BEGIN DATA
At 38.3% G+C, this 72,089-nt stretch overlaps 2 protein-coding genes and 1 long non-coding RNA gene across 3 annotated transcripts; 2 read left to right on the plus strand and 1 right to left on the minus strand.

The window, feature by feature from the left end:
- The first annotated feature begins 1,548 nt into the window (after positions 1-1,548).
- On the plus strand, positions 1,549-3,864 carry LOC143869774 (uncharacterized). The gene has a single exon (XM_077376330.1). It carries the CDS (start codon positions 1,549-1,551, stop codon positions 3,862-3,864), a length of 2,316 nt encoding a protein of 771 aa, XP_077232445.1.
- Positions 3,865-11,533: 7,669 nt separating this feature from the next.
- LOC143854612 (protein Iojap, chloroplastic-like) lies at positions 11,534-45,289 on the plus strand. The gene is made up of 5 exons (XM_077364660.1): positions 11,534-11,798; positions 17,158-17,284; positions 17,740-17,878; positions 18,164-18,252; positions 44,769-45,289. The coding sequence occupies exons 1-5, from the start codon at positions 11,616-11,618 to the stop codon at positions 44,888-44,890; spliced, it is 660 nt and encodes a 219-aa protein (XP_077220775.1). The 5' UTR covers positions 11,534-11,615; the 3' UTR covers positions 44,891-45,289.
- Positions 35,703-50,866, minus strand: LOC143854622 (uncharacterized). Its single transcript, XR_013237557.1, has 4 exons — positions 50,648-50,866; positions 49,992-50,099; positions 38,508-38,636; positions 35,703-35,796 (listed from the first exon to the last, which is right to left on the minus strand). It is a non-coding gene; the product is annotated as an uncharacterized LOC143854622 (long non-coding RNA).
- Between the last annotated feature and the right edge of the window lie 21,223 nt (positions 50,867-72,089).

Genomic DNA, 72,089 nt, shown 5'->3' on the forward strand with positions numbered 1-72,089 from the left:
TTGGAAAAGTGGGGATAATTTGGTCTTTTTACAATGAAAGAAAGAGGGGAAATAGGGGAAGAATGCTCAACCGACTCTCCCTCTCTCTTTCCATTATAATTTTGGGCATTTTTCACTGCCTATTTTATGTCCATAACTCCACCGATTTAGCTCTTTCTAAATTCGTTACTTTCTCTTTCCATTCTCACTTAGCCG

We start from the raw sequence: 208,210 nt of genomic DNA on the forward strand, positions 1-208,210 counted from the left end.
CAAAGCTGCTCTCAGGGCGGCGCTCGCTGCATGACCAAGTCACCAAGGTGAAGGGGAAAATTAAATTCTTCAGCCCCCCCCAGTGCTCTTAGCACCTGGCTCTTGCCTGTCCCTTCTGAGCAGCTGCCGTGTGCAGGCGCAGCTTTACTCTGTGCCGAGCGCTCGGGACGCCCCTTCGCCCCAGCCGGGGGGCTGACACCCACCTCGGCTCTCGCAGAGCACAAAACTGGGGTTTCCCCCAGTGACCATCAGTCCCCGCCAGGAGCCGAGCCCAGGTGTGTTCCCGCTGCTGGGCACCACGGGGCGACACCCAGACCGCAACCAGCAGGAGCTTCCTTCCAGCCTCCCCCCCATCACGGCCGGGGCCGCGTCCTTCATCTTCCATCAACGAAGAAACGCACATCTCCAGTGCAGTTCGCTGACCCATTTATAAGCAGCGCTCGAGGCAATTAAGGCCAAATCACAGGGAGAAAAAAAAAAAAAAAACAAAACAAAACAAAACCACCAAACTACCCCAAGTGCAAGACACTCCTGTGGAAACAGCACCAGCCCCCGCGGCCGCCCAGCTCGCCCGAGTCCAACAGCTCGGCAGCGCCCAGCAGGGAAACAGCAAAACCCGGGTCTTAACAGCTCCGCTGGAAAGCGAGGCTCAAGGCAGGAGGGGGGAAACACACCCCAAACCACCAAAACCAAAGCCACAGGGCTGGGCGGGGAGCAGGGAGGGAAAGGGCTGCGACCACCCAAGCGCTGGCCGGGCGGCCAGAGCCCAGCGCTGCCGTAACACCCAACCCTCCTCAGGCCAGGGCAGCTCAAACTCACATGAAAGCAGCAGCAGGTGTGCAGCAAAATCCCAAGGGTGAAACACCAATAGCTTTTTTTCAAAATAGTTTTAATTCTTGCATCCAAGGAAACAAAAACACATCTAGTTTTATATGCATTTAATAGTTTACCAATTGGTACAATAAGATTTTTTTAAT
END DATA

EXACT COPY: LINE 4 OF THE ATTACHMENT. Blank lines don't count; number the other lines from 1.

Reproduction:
- On the plus strand, positions 1,549-3,864 carry LOC143869774 (uncharacterized). The gene has a single exon (XM_077376330.1). It carries the CDS (start codon positions 1,549-1,551, stop codon positions 3,862-3,864), a length of 2,316 nt encoding a protein of 771 aa, XP_077232445.1.